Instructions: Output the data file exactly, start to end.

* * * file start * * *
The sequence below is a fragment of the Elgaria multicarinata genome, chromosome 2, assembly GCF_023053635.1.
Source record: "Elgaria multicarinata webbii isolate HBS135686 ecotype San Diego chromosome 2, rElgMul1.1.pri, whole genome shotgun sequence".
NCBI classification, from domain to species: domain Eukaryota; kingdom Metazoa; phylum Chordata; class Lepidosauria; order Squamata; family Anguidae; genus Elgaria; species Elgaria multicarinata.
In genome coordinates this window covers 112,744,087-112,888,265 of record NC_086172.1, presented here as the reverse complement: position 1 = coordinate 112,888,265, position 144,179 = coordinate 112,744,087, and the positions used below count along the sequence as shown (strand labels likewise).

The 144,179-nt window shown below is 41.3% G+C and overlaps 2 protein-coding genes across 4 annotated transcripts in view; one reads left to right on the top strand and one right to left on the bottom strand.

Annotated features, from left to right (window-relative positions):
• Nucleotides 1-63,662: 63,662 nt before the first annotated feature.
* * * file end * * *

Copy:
The sequence below is a fragment of the Elgaria multicarinata genome, chromosome 2, assembly GCF_023053635.1.
Source record: "Elgaria multicarinata webbii isolate HBS135686 ecotype San Diego chromosome 2, rElgMul1.1.pri, whole genome shotgun sequence".
NCBI classification, from domain to species: domain Eukaryota; kingdom Metazoa; phylum Chordata; class Lepidosauria; order Squamata; family Anguidae; genus Elgaria; species Elgaria multicarinata.
In genome coordinates this window covers 112,744,087-112,888,265 of record NC_086172.1, presented here as the reverse complement: position 1 = coordinate 112,888,265, position 144,179 = coordinate 112,744,087, and the positions used below count along the sequence as shown (strand labels likewise).

The 144,179-nt window shown below is 41.3% G+C and overlaps 2 protein-coding genes across 4 annotated transcripts in view; one reads left to right on the top strand and one right to left on the bottom strand.

Annotated features, from left to right (window-relative positions):
• Nucleotides 1-63,662: 63,662 nt before the first annotated feature.